February 2, 2022 - 6 min read
LarvaLabs has threatened legal action against V1 CryptoPunks. We break down the sequence of events that led up to this threat (including a LarvaLabs founder selling V1 CryptoPunks) and what we think will happen next.
If you are interested in NFTs or own NFTs, we strongly encourage our readers to consider purchasing a hardware wallet, which starts at $59. Hardware wallets like the Ledger S or Nano X are the most effective ways to protect your NFT assets from scams. The following links contained below are affiliate links and we may receive a small commission if you choose to make a purchase. You can read my full affiliate disclaimer disclosure here.
If you want to protect yourself and your NFTs from scams and hacks, you can shop for Ledger Hardware wallets by clicking here.
V1 CryptoPunks wasn’t very well known, even a few weeks ago. Tokens from the project could be traded for just a few ETH.
Then, sales started rocketing and V1 CryptoPunks shot up to a 25 ETH floor.
The project is currently at a 16.4 ETH floor price on OpenSea and has 12,400 ETH in volume traded. That’s over $33 million.
There was a steady flow of volume trading into the project, but once Larva Labs publicly tweeted about its disapproval, sales started happening faster:
Note: I do not own a V1 CryptoPunk. I am not a lawyer and this is not financial advice.
Note: We wrote about how to check the distribution of an NFT project using Etherscan here. It’s a really useful technique to determine if a few holders could tank a project’s market.
But still, it was the first CryptoPunks tokens created on the blockchain by Larva Labs. Many people were interested in owning the alternative “rookie card” of Punks.
A wrapper for the V1 CryptoPunks was created and assets were listed on LooksRare. There are 0 royalty fees on the sales of CryptoPunks V1. The wrapper was just created to protect from the original contract bug that allowed users to buy CryptoPunks and get their money back.
The original faulty contract is the reason they created a V2 “official” CryptoPunks release.
Since 2017, Larva Labs dismissed the V1 version’s authenticity but was quiet until a new wrapper was created to allow the sale of those tokens.
Oddly enough, one of the Larva Labs founders decided to sell 40 V1 Punks for 260 ETH, then announce that they are worthless:
To their credit, it was announced that proceeds would be used to buy CryptoPunks V2.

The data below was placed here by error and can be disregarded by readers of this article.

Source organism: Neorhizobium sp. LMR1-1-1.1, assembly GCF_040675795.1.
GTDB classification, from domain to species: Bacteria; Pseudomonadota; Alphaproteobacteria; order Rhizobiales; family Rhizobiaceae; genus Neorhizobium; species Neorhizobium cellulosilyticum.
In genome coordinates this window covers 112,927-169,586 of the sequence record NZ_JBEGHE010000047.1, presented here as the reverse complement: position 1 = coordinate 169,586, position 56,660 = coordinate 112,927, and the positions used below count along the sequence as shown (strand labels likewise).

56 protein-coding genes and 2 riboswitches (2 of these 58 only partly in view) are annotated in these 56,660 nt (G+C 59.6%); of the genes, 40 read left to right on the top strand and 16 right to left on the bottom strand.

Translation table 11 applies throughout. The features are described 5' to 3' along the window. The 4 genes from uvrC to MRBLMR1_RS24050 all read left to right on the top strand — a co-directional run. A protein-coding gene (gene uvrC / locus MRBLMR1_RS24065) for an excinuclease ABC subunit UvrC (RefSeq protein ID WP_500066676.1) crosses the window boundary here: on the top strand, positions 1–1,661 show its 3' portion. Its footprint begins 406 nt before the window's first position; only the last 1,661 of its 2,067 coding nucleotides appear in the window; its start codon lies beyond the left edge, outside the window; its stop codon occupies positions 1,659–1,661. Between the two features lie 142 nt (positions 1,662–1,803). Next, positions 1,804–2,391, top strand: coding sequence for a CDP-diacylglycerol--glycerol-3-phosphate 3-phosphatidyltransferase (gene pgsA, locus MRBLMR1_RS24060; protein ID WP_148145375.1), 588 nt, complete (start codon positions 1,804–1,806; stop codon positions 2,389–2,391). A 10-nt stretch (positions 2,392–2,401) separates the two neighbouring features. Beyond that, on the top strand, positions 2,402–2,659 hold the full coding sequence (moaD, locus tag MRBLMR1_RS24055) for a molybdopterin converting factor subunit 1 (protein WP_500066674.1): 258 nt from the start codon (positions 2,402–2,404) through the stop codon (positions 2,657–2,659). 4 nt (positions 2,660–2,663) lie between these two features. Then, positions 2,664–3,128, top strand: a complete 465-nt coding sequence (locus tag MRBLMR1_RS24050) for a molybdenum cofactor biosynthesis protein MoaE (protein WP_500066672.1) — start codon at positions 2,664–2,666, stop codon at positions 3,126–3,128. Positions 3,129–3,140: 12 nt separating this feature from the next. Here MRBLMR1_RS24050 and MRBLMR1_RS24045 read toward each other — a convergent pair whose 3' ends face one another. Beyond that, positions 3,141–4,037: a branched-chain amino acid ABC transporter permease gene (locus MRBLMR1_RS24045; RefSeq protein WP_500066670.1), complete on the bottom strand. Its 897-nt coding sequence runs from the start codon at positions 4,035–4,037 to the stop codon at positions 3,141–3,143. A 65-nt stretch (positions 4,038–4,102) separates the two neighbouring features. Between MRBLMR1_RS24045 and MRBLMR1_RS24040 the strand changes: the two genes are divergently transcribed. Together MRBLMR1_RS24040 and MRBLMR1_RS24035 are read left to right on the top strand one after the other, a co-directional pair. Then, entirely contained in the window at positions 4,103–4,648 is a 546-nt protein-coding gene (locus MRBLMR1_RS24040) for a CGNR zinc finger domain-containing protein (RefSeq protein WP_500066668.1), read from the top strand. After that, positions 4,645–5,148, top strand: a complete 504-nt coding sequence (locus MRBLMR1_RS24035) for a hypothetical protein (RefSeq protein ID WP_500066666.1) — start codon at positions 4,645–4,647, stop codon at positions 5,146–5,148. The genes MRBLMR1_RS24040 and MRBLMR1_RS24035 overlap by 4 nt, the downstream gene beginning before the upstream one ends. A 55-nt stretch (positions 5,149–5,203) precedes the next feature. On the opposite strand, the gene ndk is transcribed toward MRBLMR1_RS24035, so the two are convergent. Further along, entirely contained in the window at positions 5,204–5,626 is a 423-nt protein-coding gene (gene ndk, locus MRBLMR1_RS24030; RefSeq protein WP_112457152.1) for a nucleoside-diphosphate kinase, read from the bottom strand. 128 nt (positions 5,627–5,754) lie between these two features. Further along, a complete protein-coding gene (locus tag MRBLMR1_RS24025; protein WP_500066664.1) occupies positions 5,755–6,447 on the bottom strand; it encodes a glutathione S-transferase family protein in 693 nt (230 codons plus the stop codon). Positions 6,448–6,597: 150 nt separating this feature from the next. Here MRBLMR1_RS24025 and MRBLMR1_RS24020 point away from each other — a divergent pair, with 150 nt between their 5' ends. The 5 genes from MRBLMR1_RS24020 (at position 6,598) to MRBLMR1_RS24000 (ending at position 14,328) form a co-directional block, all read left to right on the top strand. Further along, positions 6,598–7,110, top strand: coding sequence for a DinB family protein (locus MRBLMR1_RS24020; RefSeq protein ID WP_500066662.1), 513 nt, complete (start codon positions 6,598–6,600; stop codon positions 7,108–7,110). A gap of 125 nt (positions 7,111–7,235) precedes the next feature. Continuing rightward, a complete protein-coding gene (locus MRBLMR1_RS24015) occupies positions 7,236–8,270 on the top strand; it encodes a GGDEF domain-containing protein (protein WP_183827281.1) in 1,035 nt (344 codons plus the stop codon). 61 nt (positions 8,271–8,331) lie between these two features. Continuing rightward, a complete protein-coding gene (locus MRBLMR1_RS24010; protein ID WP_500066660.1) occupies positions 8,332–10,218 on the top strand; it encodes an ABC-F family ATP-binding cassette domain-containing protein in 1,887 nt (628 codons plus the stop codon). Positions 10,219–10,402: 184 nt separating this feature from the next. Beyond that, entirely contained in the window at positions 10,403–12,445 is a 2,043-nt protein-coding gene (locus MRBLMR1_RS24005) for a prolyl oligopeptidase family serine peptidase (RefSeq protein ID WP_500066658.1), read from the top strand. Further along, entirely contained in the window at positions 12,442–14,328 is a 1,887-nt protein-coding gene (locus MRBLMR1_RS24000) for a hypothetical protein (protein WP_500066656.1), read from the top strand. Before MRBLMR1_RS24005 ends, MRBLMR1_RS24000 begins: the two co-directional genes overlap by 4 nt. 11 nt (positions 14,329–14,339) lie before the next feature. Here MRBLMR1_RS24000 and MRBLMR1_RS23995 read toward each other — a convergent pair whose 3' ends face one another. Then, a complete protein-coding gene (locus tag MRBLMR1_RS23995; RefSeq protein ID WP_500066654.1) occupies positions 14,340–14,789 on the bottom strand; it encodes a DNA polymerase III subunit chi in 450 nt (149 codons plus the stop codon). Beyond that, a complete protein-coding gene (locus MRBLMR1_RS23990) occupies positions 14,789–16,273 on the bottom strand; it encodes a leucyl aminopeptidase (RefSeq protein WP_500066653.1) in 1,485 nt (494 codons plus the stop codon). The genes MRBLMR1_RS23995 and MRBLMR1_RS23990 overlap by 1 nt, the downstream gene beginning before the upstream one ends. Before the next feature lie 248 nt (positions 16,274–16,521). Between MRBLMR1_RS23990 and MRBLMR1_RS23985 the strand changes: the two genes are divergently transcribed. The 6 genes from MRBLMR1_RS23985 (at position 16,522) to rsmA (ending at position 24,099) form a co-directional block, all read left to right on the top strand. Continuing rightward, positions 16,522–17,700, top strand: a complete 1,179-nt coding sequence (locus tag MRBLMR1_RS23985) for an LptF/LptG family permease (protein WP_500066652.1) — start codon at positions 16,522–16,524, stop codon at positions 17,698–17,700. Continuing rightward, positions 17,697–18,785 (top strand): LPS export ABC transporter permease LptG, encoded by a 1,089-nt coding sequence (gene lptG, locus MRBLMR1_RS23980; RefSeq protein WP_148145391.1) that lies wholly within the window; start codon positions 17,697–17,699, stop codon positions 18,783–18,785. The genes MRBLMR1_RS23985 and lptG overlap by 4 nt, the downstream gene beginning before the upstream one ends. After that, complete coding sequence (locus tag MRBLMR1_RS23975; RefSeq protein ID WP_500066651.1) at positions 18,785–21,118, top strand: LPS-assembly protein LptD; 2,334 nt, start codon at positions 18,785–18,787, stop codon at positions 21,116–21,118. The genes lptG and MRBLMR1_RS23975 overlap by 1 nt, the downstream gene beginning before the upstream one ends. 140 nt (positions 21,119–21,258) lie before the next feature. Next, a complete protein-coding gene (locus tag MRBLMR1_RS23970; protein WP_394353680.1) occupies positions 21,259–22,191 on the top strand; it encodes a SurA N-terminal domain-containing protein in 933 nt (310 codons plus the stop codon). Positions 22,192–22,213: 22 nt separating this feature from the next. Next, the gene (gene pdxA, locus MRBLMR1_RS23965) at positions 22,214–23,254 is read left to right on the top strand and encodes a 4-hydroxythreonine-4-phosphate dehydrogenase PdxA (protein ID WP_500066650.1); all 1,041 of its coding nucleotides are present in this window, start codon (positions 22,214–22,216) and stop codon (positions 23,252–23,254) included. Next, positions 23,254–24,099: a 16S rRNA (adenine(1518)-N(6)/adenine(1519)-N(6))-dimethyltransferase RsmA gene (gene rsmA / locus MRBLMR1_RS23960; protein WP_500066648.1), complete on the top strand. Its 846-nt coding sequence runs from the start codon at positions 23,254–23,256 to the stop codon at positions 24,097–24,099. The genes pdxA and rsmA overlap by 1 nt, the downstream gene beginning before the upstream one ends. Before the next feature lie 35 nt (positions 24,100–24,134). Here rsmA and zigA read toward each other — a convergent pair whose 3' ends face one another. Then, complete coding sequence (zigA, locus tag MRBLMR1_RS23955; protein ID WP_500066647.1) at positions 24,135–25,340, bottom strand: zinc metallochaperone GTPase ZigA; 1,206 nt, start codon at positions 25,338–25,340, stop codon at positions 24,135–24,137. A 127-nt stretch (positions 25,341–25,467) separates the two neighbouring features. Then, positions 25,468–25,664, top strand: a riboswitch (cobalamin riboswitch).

However, what happens next (I promise this isn’t clickbait) gets even weirder.
A LarvaLabs founder sold $676,000 worth of V1 CryptoPunks. Then shared in Discord today (2/2) that Larva Labs plans to take legal action against V1 CryptoPunks.
There’s been discussion about where the assets are stored (there doesn’t appear to be a way for LL to take the images down) and whether or not LarvaLabs has any ground to stand on (especially after selling the assets for a profit).
However, more attention is on the way LarvaLabs is approaching V1 CryptoPunks:
There are opinions on both sides, but the entire situation is odd.
LarvaLabs created V1 CryptoPunks. It was launched before V2 CryptoPunks but pulled because of a faulty contract.
Someone built a wrapper that would allow for the purchase and sale of V1 CryptoPunks and a community formed around it.
It’s no surprise either because there has been so much interest in historical NFTs.
When sales volume got noticeable, LarvaLabs tweeted that the project wasn’t legitimate but also proceeded to sell 260 ETH worth of the tokens.
CryptoPunks V1 hit a 25 ETH floor (and has since retracted but is at 16 ETH floor), which seemed to spur LarvaLabs to take legal action against their own initial release project.
I am not a lawyer and won’t pretend to be.
There are no royalties on the current secondary markets (outside of royalties taken by OpenSea and LooksRare).
LarvaLabs created the assets and transferred them to new owners in 2017.
Individuals are trading the assets on the blockchain and there just happened to be significant interest and demand from the market.
In fact, a rare Alien CryptoPunk (V1 — #9368) hit a record when it sold for 300.69 ETH:
That’s nearly $782,000!
It sounds like LarvaLabs is serious about a DCMA Takedown, but it’s unclear if it would be effective or not.
The reality is that collectors love history.
Trading card companies didn’t threaten or sue buyers of error cards, but collectibles on the blockchain operate differently.
Despite the weird sequence of events, whatever does happen will likely set precedent and the tone for collecting on the blockchain since it is so new.
We are living through history, and one that will matter to the collectors of the future.
My guess is that Larva Labs could be successful in removing the OpenSea listings, but CryptoPunks V1 is listed on Rarible, LooksRare and has its own marketplace.
Unless someone tries to use a V1 Punk for commercial use (which V2 Punks can't even do), who could Larva Labs sue?
This reminds me of CryptoStrikers (now Wrapped Strikers on OpenSea), the first NFT soccer project, and the NFT "rookie cards" for many world-famous soccer stars. However, the product is unlicensed, but it didn't slow collectors down and there's no one to really sue. It lives on the blockchain.
We'll see how this shakes out, but my prediction is that if Larva Labs doesn't have much enforcement power, the V1 Crypto Punks will go up in value due to the attention and appeal to anti-establishment vibes of crypto and NFTs.
Again, I don't own a V1 CryptoPunk. I think they are really cool but please don't spend money you can't afford to lose.
Enter your email address below to subscribe to my newsletter
Support The Blog